The EQC disclosure was accidental, Dalziel’s was deliberately premeditated, and done in an attempt to discredit the teenager’s case for asylum. Worse still, Dalziel was Minister of Immigration at the time.

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  7. scrubone (3,105 comments) says:

    I see someone is loudly proclaiming that EQC are theives, based on them paying out less than one of their other numbers, which I’m guessing was a highball inital estimate for estimating total exposure or something.

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  8. scrubone (3,105 comments) says:

    But isn’t it outrageous that politics isn’t based on calm rationality?

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  9. labrator (1,850 comments) says:

    I feel as though I should be amazed that all that information was in an Excel spreadsheet but I’m not. You run your local bakesale on an excel spreedsheet, you don’t manage EQC’s tens of thousands of claims through one…

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  10. flipper (4,232 comments) says:

    As posted in the GD this morning.
    The transcript of that telephone interview would be worth a look.
    This may open a EQC can of worms hat has little, if anything, to do with privacy:

    ” flipper (1,428) Says:
    March 26th, 2013 at 8:19 am
    What a breath of fresh air ChCh EQC critic (the email fellow) Bryan Staples was on TV One this morning.
    He put down TV’s assertions over the importance of privacy and then shafted, in no uncertain terms, both big Gerry and Dalzeil.

    Wow, marvellous stuff..
    And, for once Christie shut his mouth and let it run…. and it all came out!

    If only we could eliminate the departmental defensive bullshit from all this, we might come to understand why many ChCh folk are still tearing their hair out over EQC.

    It would be too much to hope that politics would have a day off, would it not?

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  11. freedom101 (510 comments) says:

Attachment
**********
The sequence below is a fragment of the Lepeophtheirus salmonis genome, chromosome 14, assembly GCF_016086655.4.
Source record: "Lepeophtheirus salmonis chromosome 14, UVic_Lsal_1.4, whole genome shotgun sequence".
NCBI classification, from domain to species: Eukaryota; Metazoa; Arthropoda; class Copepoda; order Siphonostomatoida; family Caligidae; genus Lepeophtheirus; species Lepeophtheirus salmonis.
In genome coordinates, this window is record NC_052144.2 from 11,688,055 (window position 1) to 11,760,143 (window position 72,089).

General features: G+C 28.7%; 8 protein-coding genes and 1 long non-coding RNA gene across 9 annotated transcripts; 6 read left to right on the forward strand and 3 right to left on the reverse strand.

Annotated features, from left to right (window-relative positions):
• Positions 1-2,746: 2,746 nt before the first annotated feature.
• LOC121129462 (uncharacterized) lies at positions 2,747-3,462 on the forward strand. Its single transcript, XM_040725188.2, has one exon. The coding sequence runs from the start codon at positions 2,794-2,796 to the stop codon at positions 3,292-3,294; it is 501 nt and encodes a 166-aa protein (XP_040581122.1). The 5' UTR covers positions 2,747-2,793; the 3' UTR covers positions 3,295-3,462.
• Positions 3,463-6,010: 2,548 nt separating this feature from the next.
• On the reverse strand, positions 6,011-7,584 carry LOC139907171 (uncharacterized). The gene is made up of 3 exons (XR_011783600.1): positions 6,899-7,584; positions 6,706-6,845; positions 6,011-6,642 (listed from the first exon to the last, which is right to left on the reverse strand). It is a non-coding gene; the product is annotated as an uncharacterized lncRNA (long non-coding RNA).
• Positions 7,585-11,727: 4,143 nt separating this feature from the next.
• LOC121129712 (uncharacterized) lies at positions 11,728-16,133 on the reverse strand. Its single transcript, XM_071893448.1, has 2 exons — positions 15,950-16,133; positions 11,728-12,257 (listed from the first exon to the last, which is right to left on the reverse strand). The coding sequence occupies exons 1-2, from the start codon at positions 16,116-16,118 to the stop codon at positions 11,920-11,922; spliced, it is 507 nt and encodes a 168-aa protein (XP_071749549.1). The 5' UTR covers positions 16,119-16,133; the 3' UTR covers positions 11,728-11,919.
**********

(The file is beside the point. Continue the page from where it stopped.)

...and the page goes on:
Keep it up Labour, keep digging. It’s fun to watch. Everyone knows that it’s almost impossible to design a fool-proof system and, secondly, that no harm has actually been done with this leak.

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  12. scrubone (3,105 comments) says:

    labrator: there’s no suggestion they’re using excel to run their operations. Most likely is that the data was extracted for some analysis or other specific purpose.

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  13. mikemikemikemike (331 comments) says:

    @labrator – why not? – would you rather they purchased a dedicated software platform for it? I hear Talent2 have some spare time coming up :)

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  14. tvb (4,518 comments) says:

    This sort of mistake which is so easy to make can have serious consequences. Fortunately the recipient was a responsible person but one of the people seeing the email with the attachment had Lianne Dalziel on the speed dial. Politicisng this matter like that needs to be dealt with by EQC and the recipient organisation. I hope the person who told Dalziel gets sacked.

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  15. slightlyrighty (2,475 comments) says:

    Dalzeils solution is for the EQC to contact all claimaints with a summary of their claim and where it is at..

    for 80000 claims?

    has she any idea how much that would take to do?

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  16. Viking2 (11,575 comments) says:

    Men need preserving from menopausal women. Even Gerry! :lol:

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  17. david (2,564 comments) says:

    I’m with Labrator (11:47am) in thinking that there is something terribly wrong here. Perhaps someone with greater knowledge than me can comment on how big a spreadsheet would need to be to carry details of 80,000 individual claims including such details as EQC’s assessment, property identifiers, settlement figures, independant assessment etc.
    Mr Staples this morning indicated that he had “opened the file’ for a property he was acquainted with and found all sorts of interesting things.